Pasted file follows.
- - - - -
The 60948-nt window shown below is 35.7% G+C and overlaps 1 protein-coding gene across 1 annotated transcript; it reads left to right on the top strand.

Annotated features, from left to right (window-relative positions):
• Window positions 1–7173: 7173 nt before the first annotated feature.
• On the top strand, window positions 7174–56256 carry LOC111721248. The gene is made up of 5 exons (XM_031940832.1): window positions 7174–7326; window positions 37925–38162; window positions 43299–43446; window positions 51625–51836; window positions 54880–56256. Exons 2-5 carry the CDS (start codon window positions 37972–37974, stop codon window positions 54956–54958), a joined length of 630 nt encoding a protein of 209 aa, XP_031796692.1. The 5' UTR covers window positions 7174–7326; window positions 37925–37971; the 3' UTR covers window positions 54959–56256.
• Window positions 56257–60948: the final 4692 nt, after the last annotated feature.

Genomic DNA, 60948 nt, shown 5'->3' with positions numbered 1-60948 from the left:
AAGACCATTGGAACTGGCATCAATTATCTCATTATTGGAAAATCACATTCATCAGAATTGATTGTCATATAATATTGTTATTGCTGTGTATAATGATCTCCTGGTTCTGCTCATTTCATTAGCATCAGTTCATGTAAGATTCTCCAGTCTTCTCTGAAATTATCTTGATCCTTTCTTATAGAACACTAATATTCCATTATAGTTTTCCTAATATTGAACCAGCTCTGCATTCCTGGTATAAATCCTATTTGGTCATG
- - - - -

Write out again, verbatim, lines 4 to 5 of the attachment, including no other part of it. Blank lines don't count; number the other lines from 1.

• On the top strand, window positions 7174–56256 carry LOC111721248. The gene is made up of 5 exons (XM_031940832.1): window positions 7174–7326; window positions 37925–38162; window positions 43299–43446; window positions 51625–51836; window positions 54880–56256. Exons 2-5 carry the CDS (start codon window positions 37972–37974, stop codon window positions 54956–54958), a joined length of 630 nt encoding a protein of 209 aa, XP_031796692.1. The 5' UTR covers window positions 7174–7326; window positions 37925–37971; the 3' UTR covers window positions 54959–56256.
• Window positions 56257–60948: the final 4692 nt, after the last annotated feature.